On a related note, vascular calcification happens when calcium builds up in our vessels (associated with atherosclerosis). Vitamin K has been proposed to prevent this vascular calcification because it activates the matrix GLA protein (MGP) which inhibits calcification in vascular tissue. Animal and cell studies support this idea but human studies are pretty inconsistent. The majority of human studies have relied on K1, yet growing evidence indicates that higher K2 (and not K1) is associated with less calcification (which may be the cause of inconsistencies in human studies). Without K2, we may not be able to move calcium out of our soft tissues (vessels) to our bones, ultimately leading to both osteoporosis and atherosclerosis. Consequently, calcium supplementation may actually lead to osteoporosis and atherosclerosis if there is a vitamin k (2?) deficiency. If looking to supplement, a good option would be a supplement that includes vitamin k2. This is a very new and controversial area of research.
A few other nutrients have gained more research indicating their importance in bone health including magnesium, silicon and boron. Magnesium can be found in e.g. potato skins and lentils, silicon can be found in e.g. carrots and green beans and finally boron can be found in e.g. prunes.
I’ll leave it at that… Take care of your bones! You’ll be happy you did 20 or so years down the road :).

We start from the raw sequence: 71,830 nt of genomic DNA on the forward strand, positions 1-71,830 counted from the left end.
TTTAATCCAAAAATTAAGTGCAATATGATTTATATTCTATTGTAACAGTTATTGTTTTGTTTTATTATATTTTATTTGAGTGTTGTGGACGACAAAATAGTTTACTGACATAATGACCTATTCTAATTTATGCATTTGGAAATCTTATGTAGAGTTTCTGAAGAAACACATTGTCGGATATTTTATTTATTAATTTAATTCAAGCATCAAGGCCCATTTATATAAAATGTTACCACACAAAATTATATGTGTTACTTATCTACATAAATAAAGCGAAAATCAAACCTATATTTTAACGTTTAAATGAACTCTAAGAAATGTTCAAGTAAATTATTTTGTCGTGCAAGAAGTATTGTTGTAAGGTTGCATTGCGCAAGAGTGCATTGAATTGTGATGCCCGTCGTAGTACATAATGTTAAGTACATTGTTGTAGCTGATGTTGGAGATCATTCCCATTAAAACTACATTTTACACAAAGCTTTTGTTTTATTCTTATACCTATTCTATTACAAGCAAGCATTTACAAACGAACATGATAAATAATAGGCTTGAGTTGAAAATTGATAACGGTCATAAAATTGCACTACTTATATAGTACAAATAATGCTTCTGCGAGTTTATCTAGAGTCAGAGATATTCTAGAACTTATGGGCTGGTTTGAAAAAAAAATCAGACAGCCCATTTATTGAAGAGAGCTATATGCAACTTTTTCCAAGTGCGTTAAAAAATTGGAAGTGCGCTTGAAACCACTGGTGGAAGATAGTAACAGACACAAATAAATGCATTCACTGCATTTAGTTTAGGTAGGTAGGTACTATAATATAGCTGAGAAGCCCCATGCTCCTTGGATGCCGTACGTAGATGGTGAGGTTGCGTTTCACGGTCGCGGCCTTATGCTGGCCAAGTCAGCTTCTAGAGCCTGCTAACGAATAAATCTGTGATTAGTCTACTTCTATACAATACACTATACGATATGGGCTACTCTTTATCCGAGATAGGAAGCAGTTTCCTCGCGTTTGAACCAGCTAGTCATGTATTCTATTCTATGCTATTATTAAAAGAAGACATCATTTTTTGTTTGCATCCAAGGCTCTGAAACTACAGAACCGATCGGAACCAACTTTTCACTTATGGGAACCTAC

Price C, Langford J, and Liporace F. (2012) Essential Nutrients for Bone Health and a Review of their Availability in the Average North American Diet. Open Orthop J.; 6: 143–149.
Eastell R (1999) Pathogenesis of postmenopausal osteoporosis. In Primer on the Metabolic Bone Diseases and Disorders of Mineral Metabolism, 4th ed., pp. 260–262.
Consensus Development Conference (1991) Diagnosis, prophylaxis and treatment of osteoporosis. Am J Med 90, 107–110.
van Staa TP, Dennison EM, Leufkens HG & Cooper C (2001) Epidemiology of fractures in England and Wales. Bone 29, 517–522.
Abrams SA (2003) Normal acquisition and loss of bone mass. Horm Res 60, 71–76.
Smith R (2003) Calcium and the bone minerals. In Human Nutrition and Dietetics, pp. 451–489.
Parfitt AM (1990) Osteomalacia and related disorders. In Metabolic Bone Disease and Clinically Related Disorders, 2nd ed., pp. 329–396.
Underwood JL & DeLuca HF (1984) Vitamin D is not directly necessary for bone growth and bone mineralization. Am J Physiol Endocrinol Metab 246, E492–E498.
Lehtonen-Veromaa MK, Mottonen TT, Nuotio IO, Irjala KMA,
Leino AE & Viikari JSA (2002) Vitamin D and attainment of peak bone mass among peripubertal Finnish girls: a 3-y prospective study. Am J Clin Nutr 76, 1446–1453.
Chapuy MC, Arlot ME, Duboeuf F, Brun J, Crouzet B, Arnaud S,
Delmas PD & Meunier PJ (1992) Vitamin D and calcium to prevent hip fractures in elderly women. N Engl J Med 327, 1637–1642.
Szulc P, Chapuy M-C, Meunier PJ & Delmas PD (1996) Serum undercarboxylated osteocalcin is a marker of the risk of hip fracture: a three year follow up study. Bone 18, 487–488.
Weber P (2001) Vitamin K and bone health. Nutrition 17, 880–887.
Shea MK, and Holden RM. (2012) Vitamin K status and vascular calcification: evidence from observational and clinical studies. Adv Nutr.;3(2):158-65. doi: 10.3945/an.111.001644.